It can be a hard task to get your music heard when you’re pretty much going at it alone. Nick or rather Thrifty Astronaut got in touch with Cat On The Wall back in 2009 and it was only until the release of his debut album ‘Caffeine Heartache’ this August that we really sat up and listened. We really should have paid more attention the first time around. To make up for our ignorance we contacted Nick who was more than obliging and gave us a rather lovely interview….
Cat On The Wall: First up, for those of our readers who have yet to discover Thrifty Astronaut, can you introduce yourself? How did the band/project come about? You’re pretty much a one man band though aren’t you?
Thrifty Astronaut: Yeh, right now I’m the only member of Thrifty Astronaut. In the past, a few different people have helped me out for live shows but for the past 9 months I’ve been playing live completely by myself. It has been a natural move for me, because I wrote and recorded all of the songs by layering each instrument myself. I have tried to take that same feeling and transpose it to a live setting.
COTW: We’ve been really enjoying your debut album ‘Caffeine Heartache’ here at Cat On The Wall! Can you tell us about the making of the album? How/where was it recorded?
TA: I’m very happy to hear that you like it. All of the songs were written and recorded in my bedroom on a reel-to-reel tape machine over the past 18 months. When I started off, I wasn’t even thinking about really trying to get other people to hear it. Eventually, I had dozens of songs that I had recorded and I started to lay them out and create an autobiography of sorts. I hope that intimacy shows through in the music, if only in the imperfections and peculiarities.
COTW: What is your creative process when writing songs?
TA: My songs usually are born from a lyrical idea that floats into my head. From there I find a guitar riff, drum machine beat, keyboard parts, the occasional bass line and whatever else I can think of as I begin recording it on cassette. I almost always forget to finish the lyrics until it comes time to record a vocal, and even then I change it all around. Since I only do home-recording, the finished songs end up being expansions on the demos, instead of wholly new recording. I think it always sounds a little half-baked, but part of me prefers that.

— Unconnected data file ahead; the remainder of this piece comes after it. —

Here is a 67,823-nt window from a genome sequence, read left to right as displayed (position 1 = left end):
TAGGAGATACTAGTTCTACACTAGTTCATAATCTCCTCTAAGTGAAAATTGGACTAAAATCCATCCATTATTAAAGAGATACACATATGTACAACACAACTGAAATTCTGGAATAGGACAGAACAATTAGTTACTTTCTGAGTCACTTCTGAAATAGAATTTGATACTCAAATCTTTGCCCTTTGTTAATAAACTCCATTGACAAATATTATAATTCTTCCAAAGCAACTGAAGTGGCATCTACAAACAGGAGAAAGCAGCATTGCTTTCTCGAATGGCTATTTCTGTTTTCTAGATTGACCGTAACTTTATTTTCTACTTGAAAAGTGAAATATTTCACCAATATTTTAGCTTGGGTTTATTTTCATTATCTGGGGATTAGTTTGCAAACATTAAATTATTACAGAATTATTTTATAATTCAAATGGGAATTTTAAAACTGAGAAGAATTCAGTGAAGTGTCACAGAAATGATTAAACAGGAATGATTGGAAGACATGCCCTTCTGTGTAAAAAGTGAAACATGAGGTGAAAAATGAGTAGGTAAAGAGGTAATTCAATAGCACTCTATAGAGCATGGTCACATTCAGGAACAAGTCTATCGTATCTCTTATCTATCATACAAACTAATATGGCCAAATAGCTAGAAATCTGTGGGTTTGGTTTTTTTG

COTW: In a video on your myspace and in many of your photos you look like a mad musical scientist! Do you have a favourite instrument or piece of equipment that you couldn’t live without? How did you acquire so many instruments and what do you look for when you go out on an instrument hunt?
TA: I have plenty of musical toys that I buy at thrift stores and pawn shops, but the one that I use the most is made out of a computer speaker and a broken keyboard. I took a keyboard that wouldn’t play anymore and began using the microphone input to amplify my guitar. When I found all the cool noises it could make, I put the innards into the shell of computer speaker and shoved that inside of an old make-up case, so that it looks like a tiny amplifier. I use it whenever I play live to get the brittle guitar tone that I’ve come to like so much.
COTW: What are you listening to at the moment?
TA: Today I’ve been listening to Brand Nubian and Casiotone for the Painfully Alone.
COTW: Finally, what are your plans for the near future?
TA: My plan is basically to get my music in the hands of anyone who might like it. I don’t know how many people that might be yet, but for now it is exciting enough to find one at a time.